cryoglobulin

(redirected from Cryoglobulins)
Also found in: Medical, Encyclopedia.
Related to Cryoglobulins: cryoglobulinemia

cryoglobulin

(ˌkraɪəʊˈɡlɒbjʊlɪn)
n
(Biochemistry) med an abnormal immunoglobulin, present in the blood in certain diseases, that precipitates below about 10°C, obstructing small blood vessels in the fingers and toes
Translations

cryoglobulin

n. crioglobulina, globulina que se precipita del suero por acción del frío.

cryoglobulin

n crioglobulina
References in periodicals archive ?
It occurs when cryoglobulins - abnormal proteins in the blood - thicken and clump together, restricting blood flow to surrounding organs and causing damage to blood vessels.
The presence of cryoglobulins suggests mixed cryoglobulinemia as a diagnosis, often due to hepatitis C infection.
For example, regardless of their nature, it is important that substances that can lead to clumping of formed elements that might affect flow cytometric measurements, such as cryoglobulins or other RBC agglutinins, elevated fibrinogen, macroglobulins, or naturally occurring factors that lead to platelet clumping, rouleaux, or other conditions such as polycythemia or thrombocytopenia, be recognized and corrected for by image analysis.
We believe that the low prevalence of mixed cryoglobulinemia is related to the referral of patients to other services and not due to error in detecting cryoglobulins.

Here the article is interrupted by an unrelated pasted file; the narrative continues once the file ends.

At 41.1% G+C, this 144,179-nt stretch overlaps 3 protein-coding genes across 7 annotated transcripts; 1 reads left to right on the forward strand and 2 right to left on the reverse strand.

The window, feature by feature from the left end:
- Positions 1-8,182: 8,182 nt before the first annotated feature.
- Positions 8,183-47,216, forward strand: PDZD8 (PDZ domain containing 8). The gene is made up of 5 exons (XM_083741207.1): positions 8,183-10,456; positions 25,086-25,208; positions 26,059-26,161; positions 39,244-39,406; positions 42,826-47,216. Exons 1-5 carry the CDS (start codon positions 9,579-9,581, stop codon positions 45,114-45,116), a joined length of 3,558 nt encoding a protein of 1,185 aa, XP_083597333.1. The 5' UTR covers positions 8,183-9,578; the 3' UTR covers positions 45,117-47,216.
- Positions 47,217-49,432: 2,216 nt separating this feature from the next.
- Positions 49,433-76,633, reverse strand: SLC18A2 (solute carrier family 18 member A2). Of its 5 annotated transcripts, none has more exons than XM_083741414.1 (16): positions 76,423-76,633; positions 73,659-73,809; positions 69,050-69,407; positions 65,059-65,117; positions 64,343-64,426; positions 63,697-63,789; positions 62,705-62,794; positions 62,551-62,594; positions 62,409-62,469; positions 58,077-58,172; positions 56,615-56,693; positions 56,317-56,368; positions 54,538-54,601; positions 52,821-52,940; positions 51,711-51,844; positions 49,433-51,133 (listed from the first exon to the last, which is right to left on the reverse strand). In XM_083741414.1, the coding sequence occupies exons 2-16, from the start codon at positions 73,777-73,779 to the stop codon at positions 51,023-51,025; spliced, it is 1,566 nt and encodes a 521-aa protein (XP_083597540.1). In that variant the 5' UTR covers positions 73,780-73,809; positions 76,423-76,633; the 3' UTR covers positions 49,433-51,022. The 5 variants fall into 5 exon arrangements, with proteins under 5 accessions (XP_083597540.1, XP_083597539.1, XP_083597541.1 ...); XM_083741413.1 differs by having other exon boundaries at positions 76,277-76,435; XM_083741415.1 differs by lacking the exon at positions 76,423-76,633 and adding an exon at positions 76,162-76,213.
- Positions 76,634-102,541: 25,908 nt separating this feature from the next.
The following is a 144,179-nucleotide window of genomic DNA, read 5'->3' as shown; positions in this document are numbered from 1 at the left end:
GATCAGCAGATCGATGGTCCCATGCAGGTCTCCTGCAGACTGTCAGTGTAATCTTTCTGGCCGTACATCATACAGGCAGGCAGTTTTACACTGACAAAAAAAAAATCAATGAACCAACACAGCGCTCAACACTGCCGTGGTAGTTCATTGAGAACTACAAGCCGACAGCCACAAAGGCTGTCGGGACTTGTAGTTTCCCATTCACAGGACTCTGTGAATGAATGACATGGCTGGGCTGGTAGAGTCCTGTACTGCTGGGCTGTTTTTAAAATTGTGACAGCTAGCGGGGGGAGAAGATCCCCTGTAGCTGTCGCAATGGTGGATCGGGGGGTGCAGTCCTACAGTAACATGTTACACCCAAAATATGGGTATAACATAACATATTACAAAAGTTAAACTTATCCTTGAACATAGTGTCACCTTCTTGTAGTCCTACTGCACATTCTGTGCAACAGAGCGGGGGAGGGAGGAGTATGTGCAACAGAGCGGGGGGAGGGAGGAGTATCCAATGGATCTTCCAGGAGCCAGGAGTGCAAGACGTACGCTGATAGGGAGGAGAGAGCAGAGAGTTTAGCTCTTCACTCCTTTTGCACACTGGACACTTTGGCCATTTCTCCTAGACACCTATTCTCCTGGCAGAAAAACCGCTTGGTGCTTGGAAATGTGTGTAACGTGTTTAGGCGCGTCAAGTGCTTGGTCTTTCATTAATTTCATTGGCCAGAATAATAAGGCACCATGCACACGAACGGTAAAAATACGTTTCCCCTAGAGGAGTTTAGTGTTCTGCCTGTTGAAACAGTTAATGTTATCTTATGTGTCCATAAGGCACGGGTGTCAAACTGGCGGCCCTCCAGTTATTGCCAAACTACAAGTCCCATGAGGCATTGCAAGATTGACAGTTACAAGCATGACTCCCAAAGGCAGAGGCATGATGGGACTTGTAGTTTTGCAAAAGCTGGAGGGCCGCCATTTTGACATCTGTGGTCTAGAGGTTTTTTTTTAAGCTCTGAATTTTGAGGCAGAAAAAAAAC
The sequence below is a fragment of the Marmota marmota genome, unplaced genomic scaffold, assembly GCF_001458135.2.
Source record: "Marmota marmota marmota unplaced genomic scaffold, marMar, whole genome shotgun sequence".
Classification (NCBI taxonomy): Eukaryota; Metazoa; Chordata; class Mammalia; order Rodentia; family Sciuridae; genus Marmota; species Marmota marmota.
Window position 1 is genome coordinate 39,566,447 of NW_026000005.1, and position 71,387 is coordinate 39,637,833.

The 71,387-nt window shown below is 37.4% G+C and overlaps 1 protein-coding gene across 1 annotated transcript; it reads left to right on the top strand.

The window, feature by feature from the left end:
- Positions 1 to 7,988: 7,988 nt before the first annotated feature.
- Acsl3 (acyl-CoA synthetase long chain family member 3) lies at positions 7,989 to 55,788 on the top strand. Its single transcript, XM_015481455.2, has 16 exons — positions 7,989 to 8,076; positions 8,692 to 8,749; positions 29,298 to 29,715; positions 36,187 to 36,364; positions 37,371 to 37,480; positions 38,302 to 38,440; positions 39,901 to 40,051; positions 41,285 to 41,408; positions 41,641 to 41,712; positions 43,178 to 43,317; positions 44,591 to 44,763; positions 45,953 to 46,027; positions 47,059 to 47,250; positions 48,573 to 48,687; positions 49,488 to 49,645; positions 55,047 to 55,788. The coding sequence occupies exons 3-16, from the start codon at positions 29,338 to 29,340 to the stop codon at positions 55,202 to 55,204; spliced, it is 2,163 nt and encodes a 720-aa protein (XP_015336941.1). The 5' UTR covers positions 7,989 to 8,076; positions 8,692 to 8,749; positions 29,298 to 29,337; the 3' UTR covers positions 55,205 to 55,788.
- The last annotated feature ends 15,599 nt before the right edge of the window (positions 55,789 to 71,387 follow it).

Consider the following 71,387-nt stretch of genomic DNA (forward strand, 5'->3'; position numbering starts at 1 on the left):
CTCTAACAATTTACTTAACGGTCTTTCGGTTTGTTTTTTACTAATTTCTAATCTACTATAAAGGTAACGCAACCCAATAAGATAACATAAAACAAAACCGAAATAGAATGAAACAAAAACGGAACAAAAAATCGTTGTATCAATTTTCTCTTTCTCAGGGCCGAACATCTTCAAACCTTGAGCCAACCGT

A further workup was initiated to rule out any connective tissue disorders, and antinuclear antibody (quantitative), cytoplasmic antineutrophil cytoplasmic antibody, perinuclear antineutrophil cytoplasmic antibody, and serum cryoglobulins were found to be normal.
C3, C4, rheumatoid factor, anti- dsDNA, anti-smith, Anti-neutrophil cytoplasmic antibody, antitopoisomerase, anti-centromere, anti-Ro, anti-La, anti- RNP, anti-Jo1 and cryoglobulins all were negative.
Cryoglobulins, hepatitis B virus or hepatitis C virus hepatitis, antistreptolysin O, several autoantibodies (including antinuclear antibodies, antineutrophil cytoplasmic autoantibody, anti-glomerular basement membrane antibody, and rheumatoid factor), and serum/urine immunofixation electrophoresis were all negative.
3) Rheumatoid factor, antiphospholipid antibodies, and cryoglobulins also can be considered.
The existence of cryoglobulins in the serum may be a clue of an extensive and more severe infection.
Cryoglobulins and the levels of complement were analyzed in patients who had positive serologic tests for rheumatoid factor (RF).
The following investigations were done: complete haemogram, renal and liver function tests, urine analysis, antinuclear antibody (ANA), antineutrophilic cytoplasmic antibody (ANCA), Rheumatoid factor (RF), C-reactive protein (CRP), cryoglobulins, lupus anticoagulant, HBsAg, anti HCV antibody, anti streptolysin O (ASO) titre, throat swab for culture and sensitivity, Chest X-ray and Mantoux test.
Authors noted that the presence of cryoglobulins coincided with persistent arthralgias.